The volumetric performance of gas condensate reservoirs is needed for designing processing facilities. A tuned Equation-of-State can be used for suitable evaluations. The required data for tuning are dew-point pressure, gas produced, liquid dropout and gas deviation factor, which are experimentally derived from Constant Volume Depletion Tests. Tuning by regression is the most common form and involves adjustment of the questionable Equation-of-State Parameters so as to obtain the best match between predicted and experimental data. Publications on tuning have not demonstrated the effect of using varying number of components and fixed weight factors to apply for best prediction.

The Peng-Robinson Equation-of-State was tuned to match Constant Volume Depletion data for several Trinidad gas-condensate samples. The optimum number of components required for best prediction was investigated in stages, starting from C7+ and using three sets of tuning parameters. The upper and lower bounds for each tuning parameter were fixed so that they remain physically realistic. The weight factors assigned to each experimental data set were kept constant for every sample. Apart from liquid drop out, excellent predictions were obtained when Binary Interaction Coefficient between methane and the heavy carbon groups were tuned to match dew point pressure. By including the parameters of Oa and Ob for methane and Oa and Ob for the last carbon group excellent prediction of liquid drop out was attained.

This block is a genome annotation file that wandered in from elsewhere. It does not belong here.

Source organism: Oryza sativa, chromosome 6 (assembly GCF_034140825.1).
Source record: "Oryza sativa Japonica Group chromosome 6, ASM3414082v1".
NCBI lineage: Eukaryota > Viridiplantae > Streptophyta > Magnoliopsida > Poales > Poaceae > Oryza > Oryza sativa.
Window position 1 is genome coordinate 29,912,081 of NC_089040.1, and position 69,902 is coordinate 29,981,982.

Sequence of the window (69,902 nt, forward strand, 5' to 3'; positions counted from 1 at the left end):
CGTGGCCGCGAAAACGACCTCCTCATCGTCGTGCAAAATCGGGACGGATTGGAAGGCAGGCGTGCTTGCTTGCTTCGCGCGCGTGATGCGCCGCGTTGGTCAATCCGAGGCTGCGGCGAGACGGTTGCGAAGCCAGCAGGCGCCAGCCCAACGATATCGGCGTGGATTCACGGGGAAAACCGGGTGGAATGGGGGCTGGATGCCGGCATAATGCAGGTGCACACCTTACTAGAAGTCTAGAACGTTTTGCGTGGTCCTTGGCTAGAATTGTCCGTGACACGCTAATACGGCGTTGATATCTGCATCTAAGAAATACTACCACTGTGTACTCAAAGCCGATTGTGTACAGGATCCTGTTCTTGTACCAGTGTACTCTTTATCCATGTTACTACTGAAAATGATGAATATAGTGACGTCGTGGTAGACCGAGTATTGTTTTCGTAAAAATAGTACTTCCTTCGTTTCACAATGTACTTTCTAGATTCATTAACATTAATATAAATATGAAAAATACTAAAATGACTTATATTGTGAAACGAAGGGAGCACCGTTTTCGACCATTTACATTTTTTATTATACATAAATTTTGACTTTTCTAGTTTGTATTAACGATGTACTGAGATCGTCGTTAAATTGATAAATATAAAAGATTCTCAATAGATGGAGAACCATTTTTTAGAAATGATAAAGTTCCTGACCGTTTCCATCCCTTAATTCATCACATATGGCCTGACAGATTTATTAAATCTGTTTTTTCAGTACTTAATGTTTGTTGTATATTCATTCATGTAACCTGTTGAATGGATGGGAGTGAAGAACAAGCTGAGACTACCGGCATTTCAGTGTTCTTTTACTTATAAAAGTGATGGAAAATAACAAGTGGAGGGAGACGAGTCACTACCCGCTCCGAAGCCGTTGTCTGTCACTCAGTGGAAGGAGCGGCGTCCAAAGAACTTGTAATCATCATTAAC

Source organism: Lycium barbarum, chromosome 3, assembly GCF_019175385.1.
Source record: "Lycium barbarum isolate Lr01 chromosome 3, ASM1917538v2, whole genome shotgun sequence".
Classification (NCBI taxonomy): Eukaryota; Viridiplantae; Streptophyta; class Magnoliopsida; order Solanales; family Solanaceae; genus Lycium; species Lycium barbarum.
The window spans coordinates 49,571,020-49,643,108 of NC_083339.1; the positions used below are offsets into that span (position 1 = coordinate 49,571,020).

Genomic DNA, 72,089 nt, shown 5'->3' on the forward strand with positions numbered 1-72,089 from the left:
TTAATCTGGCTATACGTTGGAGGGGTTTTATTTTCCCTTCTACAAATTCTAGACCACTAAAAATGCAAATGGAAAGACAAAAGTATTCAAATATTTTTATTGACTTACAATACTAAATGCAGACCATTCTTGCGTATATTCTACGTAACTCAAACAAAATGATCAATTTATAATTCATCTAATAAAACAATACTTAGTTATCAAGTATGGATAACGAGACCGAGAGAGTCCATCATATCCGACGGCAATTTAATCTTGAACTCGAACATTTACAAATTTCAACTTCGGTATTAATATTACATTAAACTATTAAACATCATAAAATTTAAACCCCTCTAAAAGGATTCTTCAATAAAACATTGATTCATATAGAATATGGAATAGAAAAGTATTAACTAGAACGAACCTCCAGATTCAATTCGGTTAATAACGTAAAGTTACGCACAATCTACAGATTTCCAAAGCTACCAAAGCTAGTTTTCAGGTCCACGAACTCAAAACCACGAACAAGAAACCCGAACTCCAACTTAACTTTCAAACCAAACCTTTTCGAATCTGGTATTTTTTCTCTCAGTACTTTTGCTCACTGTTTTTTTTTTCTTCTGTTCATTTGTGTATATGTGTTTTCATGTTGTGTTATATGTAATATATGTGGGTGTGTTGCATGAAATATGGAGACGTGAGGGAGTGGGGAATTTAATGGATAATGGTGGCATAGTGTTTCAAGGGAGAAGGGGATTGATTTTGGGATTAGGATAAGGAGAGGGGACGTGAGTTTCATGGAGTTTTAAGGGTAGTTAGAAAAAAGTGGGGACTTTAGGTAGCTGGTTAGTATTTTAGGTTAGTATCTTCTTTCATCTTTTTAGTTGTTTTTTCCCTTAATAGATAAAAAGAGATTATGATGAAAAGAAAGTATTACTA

This paper demonstrated that an optimum number of components are required for best prediction of Constant Volume Depletion data, with errors less than 10 %. The required number was different for each sample studied and varied from a minimum of C15+ to a maximum of C25+. A higher number can reduce this accuracy of prediction. Some consistency in tuning, with regards to tuning parameters and weight factors was also demonstrated and resulted in less time and effort required. This approach can be equally applied to other gas condensate samples.

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